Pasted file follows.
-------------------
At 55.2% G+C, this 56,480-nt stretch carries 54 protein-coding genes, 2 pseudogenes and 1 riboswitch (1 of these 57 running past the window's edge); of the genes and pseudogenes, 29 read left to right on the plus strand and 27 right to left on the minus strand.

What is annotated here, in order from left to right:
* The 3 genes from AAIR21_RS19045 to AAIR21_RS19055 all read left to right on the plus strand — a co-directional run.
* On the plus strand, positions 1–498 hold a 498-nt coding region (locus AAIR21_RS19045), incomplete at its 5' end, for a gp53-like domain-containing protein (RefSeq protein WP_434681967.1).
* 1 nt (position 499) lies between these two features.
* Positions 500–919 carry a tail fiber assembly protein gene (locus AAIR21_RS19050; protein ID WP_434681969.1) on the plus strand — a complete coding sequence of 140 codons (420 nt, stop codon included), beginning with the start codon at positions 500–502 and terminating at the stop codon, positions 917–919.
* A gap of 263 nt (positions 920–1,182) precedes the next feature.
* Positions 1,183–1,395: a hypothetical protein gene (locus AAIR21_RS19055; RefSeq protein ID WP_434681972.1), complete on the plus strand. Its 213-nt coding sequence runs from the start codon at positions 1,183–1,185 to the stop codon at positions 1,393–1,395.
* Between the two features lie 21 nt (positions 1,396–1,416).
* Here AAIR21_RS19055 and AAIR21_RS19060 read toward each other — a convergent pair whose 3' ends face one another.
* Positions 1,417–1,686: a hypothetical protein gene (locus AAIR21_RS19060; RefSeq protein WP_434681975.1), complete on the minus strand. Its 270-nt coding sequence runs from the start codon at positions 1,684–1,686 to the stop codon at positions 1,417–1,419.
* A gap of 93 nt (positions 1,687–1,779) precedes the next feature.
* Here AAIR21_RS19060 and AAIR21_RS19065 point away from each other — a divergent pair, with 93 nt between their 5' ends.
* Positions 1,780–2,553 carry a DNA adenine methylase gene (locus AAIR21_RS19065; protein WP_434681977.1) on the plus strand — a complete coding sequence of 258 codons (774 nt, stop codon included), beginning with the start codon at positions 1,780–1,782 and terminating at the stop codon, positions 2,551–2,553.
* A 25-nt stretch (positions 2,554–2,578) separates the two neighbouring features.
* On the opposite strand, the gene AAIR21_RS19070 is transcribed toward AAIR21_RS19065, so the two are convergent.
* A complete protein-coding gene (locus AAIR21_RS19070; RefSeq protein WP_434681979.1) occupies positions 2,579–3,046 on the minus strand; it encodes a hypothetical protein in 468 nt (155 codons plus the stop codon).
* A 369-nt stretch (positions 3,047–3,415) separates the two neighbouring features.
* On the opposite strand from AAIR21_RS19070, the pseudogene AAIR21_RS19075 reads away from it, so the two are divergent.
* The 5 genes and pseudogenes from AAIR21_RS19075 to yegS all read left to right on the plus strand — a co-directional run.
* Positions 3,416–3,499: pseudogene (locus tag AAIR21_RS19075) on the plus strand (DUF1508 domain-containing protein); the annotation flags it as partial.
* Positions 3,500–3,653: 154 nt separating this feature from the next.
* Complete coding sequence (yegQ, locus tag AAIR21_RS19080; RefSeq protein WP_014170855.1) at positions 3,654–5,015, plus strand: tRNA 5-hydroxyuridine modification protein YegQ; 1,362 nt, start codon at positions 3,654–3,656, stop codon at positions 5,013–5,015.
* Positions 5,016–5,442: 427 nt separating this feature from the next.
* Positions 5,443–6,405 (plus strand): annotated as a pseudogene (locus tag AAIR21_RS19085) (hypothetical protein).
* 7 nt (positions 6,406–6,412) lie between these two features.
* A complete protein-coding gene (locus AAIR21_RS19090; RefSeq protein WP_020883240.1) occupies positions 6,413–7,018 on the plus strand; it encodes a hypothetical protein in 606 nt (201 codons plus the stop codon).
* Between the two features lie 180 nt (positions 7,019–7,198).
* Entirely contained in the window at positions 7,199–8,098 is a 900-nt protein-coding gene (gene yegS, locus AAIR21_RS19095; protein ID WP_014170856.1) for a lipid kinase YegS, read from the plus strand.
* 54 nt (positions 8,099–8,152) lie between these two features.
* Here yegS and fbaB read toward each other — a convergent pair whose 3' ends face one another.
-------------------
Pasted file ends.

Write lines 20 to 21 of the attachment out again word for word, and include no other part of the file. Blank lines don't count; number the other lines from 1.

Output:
* The 5 genes and pseudogenes from AAIR21_RS19075 to yegS all read left to right on the plus strand — a co-directional run.
* Positions 3,416–3,499: pseudogene (locus tag AAIR21_RS19075) on the plus strand (DUF1508 domain-containing protein); the annotation flags it as partial.